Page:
Page last updated at 01:23 GMT, Friday, 1 January 2010

North Korea calls for end to hostility with US

North Korean soldiers with UN honour guard at border with South Korea
North Korea's nuclear programme has heightened regional tensions

North Korea has issued a New Year message calling for an end to hostile relations with the US.

A statement carried in major newspapers said Pyongyang also wanted "a lasting peace system on the Korean Peninsula".

In response, a US State Department official said North Korea should show its good faith by returning to six-party talks on its nuclear programme.

In early December, the North said talks with a special US envoy had narrowed differences between the two sides.

The North Korean regime traditionally marks New Year's Day with a joint editorial in the country's three major newspapers.

Analysts say the statement is examined carefully for clues to Pyongyang's policies for the coming year.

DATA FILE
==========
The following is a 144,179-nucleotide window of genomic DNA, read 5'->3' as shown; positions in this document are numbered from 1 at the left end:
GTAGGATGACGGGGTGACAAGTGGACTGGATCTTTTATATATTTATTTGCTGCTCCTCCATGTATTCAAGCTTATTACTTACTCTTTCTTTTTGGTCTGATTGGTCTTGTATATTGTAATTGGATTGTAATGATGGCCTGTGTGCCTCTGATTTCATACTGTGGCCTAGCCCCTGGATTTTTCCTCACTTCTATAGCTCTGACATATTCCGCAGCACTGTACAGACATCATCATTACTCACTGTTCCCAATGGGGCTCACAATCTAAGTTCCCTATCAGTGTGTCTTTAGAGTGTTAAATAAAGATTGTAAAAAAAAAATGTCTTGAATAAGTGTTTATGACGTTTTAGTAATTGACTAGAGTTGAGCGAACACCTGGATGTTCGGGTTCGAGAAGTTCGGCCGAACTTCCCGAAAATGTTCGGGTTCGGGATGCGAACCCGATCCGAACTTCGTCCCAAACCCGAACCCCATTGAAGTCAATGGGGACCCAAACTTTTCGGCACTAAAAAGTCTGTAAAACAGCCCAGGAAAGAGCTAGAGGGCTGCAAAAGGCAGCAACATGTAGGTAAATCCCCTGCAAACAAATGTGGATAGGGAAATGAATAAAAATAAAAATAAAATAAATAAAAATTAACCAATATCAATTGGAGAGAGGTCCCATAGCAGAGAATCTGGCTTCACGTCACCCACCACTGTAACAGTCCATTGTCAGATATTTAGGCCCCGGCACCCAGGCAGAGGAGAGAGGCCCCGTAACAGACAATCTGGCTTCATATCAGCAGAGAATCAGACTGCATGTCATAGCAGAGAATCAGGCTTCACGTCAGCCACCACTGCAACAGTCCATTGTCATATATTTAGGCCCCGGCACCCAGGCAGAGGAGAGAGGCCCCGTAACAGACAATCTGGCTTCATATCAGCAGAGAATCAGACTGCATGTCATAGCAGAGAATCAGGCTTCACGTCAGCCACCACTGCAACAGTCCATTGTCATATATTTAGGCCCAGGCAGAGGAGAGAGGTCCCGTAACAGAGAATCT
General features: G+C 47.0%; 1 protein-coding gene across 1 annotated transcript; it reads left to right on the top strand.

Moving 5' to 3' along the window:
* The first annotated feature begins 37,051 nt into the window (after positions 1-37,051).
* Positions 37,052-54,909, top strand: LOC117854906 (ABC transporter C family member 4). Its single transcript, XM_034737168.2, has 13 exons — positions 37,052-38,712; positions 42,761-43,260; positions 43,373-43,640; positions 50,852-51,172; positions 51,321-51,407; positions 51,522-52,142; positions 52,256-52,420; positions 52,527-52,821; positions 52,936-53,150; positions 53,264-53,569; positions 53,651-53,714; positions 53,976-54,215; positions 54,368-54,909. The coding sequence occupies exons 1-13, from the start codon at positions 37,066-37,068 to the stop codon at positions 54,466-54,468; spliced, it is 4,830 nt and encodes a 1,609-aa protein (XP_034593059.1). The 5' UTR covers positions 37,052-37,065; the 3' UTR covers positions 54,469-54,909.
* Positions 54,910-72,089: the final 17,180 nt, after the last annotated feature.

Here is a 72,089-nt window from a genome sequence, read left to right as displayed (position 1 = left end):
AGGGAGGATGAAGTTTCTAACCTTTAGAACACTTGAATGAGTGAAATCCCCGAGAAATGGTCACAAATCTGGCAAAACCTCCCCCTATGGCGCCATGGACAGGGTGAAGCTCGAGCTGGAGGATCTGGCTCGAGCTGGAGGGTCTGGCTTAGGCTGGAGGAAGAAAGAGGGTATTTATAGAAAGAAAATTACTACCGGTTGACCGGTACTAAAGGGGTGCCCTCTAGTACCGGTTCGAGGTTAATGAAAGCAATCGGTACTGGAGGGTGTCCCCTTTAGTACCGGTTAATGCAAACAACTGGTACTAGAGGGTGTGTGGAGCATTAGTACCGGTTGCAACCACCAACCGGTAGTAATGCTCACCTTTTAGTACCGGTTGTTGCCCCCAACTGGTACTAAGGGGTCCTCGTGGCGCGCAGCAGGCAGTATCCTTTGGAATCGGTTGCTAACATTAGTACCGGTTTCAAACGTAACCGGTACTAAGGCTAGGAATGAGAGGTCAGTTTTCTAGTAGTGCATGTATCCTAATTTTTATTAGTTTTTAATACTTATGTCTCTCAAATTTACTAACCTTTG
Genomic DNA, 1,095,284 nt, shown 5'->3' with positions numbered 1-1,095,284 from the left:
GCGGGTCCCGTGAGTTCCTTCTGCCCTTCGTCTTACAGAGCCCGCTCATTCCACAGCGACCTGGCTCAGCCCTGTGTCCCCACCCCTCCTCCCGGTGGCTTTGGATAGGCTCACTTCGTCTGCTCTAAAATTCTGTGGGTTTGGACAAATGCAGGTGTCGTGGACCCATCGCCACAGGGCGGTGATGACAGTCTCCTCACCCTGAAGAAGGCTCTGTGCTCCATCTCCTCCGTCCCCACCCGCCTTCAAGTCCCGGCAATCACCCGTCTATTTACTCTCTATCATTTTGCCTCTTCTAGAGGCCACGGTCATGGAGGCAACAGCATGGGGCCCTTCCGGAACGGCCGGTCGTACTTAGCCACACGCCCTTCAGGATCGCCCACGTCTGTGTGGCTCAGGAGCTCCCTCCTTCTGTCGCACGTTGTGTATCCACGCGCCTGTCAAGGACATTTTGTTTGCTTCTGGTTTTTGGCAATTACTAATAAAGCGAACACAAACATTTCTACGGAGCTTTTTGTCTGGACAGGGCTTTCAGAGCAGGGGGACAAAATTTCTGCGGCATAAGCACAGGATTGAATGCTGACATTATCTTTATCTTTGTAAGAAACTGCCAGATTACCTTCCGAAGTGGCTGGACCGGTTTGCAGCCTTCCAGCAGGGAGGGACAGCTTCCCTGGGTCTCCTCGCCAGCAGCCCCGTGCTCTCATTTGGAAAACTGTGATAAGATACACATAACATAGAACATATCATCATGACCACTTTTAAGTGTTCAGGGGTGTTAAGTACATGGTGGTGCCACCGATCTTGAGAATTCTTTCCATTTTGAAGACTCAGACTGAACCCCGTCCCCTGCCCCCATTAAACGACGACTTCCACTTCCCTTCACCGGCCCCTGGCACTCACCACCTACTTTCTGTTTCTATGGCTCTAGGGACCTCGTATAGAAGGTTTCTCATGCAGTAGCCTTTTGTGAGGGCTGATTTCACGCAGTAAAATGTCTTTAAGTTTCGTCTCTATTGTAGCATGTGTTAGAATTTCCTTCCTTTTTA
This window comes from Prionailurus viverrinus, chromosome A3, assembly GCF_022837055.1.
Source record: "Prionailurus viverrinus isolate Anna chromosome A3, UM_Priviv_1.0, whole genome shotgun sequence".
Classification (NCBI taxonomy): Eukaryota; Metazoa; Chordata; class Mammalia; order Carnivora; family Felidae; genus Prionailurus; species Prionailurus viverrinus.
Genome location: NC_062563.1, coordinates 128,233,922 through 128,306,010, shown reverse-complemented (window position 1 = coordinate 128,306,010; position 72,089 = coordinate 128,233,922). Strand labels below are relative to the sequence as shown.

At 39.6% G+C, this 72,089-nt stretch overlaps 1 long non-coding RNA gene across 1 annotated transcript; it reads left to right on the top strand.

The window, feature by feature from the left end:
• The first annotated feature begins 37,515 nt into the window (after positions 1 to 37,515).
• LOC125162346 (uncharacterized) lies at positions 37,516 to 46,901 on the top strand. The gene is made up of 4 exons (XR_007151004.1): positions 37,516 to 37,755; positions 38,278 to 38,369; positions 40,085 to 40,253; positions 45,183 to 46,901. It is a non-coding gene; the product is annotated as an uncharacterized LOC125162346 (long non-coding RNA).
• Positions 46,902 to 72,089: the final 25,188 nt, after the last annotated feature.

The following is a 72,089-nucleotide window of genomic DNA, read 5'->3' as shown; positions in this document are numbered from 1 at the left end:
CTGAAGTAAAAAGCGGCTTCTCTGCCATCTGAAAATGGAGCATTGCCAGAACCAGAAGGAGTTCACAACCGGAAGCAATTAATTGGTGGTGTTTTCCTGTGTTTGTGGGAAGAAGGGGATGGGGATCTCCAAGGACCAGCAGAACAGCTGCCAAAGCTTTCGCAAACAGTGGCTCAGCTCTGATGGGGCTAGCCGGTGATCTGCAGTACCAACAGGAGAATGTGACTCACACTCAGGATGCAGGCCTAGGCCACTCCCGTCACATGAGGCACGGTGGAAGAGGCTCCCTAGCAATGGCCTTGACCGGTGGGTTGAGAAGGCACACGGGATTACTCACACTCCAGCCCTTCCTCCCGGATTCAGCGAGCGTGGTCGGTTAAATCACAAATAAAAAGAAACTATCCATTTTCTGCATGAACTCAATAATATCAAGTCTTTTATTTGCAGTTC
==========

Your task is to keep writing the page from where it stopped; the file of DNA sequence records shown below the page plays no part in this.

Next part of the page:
"The fundamental task for ensuring peace and stability on the Korean Peninsula and in the rest of Asia is to put an end to the hostile relationship between the DPRK (North Korea) and the USA," state news agency KCNA quoted the editorial as saying.

"It is the consistent stand of the DPRK to establish a lasting peace system on the Korean Peninsula and make it nuclear-free through dialogue and negotiations," it said.

In Washington, a State Department official urged North Korea to return to the six-party talks, AFP news agency reported.

"Actions speak louder than words," the official said, speaking on condition of anonymity.

"A good step forward would be to return to six-party talks."

Pyongyang pulled out of the talks last April following widespread condemnation of a long-range missile launch.

International pressure grew following a nuclear test in May - which drew UN sanctions and further missile tests.

But in December, North Korea said it would work with the US to "narrow remaining differences" following a visit to Pyongyang by US President Barack Obama's special envoy Stephen Bosworth.

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